This year, National Hospital Week (May 10-16) takes on a special significance. For months, we have watched with awe and gratitude as the 6 million women and men of America’s hospitals and health systems have fought courageously each and every day to protect the health of an entire nation. For this, National Hospital Week offers “A Week of Thanks,” and invites everyone — individuals and organizations alike — to find a way to demonstrate our appreciation for these heroes. “Face Mask Friday,” for example, invites health care workers to demonstrate by sharing pictures how they protect against germs. 

There are many ways to say thank you, and one of the most meaningful is to put action to those words by helping protect front-line caregivers against transmission of the COVID-19 virus. This means adequate supplies of safe and reliable personal protective equipment, the first line of defense when treating a pandemic patient.

Demand still exceeds supply, and we don’t have enough PPE on hand even in May. What we do have isn’t always distributed according to the most pressing need. The good news? Through the 100 Million Mask Challenge, AHA is working on many fronts to address these critical issues and making real progress.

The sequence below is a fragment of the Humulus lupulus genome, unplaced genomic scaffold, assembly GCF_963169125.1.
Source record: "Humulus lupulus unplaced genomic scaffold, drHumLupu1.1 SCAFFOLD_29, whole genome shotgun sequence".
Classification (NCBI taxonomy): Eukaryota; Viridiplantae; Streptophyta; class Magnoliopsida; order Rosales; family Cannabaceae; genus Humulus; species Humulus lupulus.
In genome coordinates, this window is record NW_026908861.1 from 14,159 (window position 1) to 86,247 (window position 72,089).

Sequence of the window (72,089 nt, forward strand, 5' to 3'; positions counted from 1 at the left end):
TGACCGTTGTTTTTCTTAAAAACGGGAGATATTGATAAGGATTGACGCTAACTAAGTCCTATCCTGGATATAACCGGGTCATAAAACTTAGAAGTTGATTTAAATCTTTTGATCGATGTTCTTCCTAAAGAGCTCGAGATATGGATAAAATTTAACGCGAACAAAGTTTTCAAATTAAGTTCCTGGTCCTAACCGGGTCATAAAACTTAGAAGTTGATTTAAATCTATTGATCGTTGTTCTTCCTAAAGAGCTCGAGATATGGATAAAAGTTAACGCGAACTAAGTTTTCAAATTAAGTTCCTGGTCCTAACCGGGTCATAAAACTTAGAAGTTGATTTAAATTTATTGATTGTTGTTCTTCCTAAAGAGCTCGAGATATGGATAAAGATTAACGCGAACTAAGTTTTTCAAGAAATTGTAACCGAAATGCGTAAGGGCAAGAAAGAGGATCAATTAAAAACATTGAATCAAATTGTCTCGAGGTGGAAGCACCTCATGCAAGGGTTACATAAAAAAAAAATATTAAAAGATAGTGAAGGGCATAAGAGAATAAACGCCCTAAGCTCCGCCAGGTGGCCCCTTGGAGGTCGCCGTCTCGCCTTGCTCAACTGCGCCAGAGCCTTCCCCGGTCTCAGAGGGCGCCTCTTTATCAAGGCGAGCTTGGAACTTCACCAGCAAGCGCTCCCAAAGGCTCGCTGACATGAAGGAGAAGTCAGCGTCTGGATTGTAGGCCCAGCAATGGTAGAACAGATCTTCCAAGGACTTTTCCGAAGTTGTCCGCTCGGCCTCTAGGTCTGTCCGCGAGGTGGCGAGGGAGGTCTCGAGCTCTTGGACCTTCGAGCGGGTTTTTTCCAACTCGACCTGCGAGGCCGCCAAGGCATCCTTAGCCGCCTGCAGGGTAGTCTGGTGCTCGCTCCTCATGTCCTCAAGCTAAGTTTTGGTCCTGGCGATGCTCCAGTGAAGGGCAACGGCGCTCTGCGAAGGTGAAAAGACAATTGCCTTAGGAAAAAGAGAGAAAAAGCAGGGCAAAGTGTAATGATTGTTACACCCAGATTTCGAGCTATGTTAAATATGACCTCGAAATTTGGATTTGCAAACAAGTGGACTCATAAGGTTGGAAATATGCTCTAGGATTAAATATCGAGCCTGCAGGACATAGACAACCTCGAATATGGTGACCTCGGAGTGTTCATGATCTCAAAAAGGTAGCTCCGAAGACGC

At the same time, our incredible caregivers also are tackling this issue, taking proactive steps to safeguard their own health and the health of their colleagues. For example:

  • At Lutheran Medical Center in Wheat Ridge, Colo., nurses and other staff members have created hundreds of face masks out of materials found in their own hospital. The masks won't be used to treat COVID-19 patients, but will instead serve as backup supplies to preserve resources needed most. “It’s a paper material, a type of wrap that we wrap instruments in to sterilize them to use for surgery,” explains a nurse and clinical practice specialist for the hospital’s operating room.
  • In Connecticut, a team of nurses is working to offset the mask shortage by creating non-medical grade masks for medical professionals who are not directly on the front lines of the coronavirus outbreak.
  • And in Virginia Beach, wonderfully compassionate nurses made see-through face masks so that a deaf father could read their lips and communicate with them during the birth of his daughter, providing reassurance that all was well with his newborn through the COVID-19 pandemic.

These are just a few of so many examples unfolding every day, everywhere. All segments of our society — public and private sector, individuals and corporations, schoolchildren and COVID-19 responders themselves — are banding together to safeguard our health care workers, so they can continue to treat patients and save lives.

National Hospital Week reminds us that in the middle of one of America’s greatest health challenges, we still have much to be thankful for.

Priya Bathija is vice president, strategic initiatives for the AHA. For more information on the 100 Million Mask Challenge, please visit or email

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